BL: Right. I know how to write a good song and what the songwriting process will be like; every time is different but the process I go through to write is similar. I've been teaching it forever, I’ve been practicing it forever. Even for poems, to a certain extent, I know the kind of magic that happens while you're writing. So it's been really fun writing these essays because it's actually a form that I don't know, so every time I'm writing, it’s this radical process of discovery again. It's been rewarding to be doing something new and having the form itself be revelatory.
OS: These processes are very detailed. Is there a specific writing time that suits you?
BL: When I'm in poem-writing mode, I can always bang out a poem in twenty minutes either late at night right before bed or even in between things. It's a really rapid flash with poems. With songs, I find that the best songs require at least an hour or two of uninterrupted time so that I can start putting all the pieces together. My favorite song writing processes are the ones where I have all night—having six or eight hours to do the whole thing top to bottom. The challenge is my life at this point is really fun but I’m on the road and doing all different kinds of things, so it’s rare that I have those really long stretches of uninterrupted time. That's something I'm still trying to navigate: How can I get a start on a song with twenty minutes and then return to it? I rarely do.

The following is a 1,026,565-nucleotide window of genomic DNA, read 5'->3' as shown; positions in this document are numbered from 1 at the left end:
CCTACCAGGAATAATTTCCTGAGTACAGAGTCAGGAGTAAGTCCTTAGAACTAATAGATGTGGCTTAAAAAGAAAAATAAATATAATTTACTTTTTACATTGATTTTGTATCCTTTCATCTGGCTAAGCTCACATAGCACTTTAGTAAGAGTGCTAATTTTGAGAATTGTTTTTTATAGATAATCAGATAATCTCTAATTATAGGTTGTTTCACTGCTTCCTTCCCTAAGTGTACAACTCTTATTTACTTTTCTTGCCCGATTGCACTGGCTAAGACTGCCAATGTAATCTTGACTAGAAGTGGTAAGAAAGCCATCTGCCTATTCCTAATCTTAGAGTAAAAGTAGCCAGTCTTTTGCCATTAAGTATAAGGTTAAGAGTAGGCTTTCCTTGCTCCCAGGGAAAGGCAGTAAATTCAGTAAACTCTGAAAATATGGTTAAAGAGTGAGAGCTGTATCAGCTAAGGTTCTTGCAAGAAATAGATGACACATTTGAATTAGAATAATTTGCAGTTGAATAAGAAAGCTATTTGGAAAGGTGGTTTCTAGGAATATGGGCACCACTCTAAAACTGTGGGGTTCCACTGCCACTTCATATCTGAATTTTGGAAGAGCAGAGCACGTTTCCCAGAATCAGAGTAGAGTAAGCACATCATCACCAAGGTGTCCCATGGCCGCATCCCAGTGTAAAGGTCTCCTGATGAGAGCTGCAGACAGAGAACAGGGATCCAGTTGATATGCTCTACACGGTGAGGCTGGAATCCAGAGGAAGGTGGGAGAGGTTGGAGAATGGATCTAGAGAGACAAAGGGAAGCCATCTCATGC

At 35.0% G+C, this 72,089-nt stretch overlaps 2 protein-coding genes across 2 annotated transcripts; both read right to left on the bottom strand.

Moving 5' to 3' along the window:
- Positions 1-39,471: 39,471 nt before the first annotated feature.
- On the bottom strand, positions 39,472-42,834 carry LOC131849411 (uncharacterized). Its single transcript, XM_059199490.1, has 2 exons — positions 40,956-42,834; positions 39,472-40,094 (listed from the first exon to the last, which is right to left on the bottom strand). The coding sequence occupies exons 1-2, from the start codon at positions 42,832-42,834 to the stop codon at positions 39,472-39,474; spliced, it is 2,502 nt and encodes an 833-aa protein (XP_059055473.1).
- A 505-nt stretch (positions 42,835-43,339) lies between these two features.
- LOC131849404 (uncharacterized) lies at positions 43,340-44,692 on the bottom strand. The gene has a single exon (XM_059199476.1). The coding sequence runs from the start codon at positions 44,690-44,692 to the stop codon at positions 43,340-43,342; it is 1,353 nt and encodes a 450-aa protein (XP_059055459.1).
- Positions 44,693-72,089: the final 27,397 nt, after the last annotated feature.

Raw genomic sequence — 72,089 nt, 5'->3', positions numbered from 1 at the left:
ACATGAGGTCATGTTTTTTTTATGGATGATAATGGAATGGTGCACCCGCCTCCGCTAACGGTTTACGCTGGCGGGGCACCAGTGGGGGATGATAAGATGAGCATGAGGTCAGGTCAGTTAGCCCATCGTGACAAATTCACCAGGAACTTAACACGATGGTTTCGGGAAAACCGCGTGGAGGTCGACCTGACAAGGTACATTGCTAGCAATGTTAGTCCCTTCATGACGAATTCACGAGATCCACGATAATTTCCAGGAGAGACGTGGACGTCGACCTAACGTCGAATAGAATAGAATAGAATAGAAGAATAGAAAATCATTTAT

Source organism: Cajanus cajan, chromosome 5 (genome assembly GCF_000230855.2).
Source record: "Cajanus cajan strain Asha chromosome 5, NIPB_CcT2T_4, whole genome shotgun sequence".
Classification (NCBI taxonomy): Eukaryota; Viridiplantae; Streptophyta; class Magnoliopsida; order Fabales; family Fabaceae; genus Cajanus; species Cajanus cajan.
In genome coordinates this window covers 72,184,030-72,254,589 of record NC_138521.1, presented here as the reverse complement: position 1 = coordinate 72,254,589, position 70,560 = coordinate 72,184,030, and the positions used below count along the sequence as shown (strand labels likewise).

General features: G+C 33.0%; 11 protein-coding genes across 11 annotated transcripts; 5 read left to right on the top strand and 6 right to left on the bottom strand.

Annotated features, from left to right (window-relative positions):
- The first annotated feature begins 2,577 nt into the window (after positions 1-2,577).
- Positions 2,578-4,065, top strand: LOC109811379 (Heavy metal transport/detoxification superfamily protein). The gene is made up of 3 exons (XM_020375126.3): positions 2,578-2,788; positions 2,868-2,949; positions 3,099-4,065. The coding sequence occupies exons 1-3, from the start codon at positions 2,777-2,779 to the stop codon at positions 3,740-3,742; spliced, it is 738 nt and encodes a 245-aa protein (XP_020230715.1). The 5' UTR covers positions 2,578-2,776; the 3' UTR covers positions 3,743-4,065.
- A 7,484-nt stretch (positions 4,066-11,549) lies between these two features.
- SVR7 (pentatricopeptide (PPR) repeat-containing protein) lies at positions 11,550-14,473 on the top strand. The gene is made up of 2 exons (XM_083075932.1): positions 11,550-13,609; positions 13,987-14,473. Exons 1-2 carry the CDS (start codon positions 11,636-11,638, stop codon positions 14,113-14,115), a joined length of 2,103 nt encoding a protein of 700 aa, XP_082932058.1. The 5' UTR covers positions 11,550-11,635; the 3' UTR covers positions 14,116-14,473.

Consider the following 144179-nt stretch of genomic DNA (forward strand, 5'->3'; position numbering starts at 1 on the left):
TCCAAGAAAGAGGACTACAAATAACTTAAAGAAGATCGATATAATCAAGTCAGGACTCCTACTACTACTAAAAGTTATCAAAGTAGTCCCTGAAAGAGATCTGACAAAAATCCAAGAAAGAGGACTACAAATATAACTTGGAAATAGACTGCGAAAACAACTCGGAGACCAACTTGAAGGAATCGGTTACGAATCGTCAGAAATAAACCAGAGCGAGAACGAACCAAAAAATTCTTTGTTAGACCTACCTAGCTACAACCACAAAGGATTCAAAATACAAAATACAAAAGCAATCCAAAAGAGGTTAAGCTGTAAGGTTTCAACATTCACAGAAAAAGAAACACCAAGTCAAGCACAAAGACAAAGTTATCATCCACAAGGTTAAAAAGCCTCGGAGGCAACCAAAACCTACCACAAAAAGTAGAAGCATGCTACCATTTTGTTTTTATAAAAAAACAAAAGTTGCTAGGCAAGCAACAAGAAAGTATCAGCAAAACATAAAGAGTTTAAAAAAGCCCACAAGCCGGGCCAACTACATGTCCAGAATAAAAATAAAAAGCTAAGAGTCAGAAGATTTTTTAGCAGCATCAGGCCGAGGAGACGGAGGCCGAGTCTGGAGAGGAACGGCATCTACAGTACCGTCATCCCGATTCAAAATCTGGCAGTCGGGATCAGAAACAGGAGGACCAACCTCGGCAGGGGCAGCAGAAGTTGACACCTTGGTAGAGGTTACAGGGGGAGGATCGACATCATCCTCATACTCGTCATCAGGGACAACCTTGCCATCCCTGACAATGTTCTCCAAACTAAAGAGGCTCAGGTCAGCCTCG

OS: With songwriting, were you always interested in the lyricism?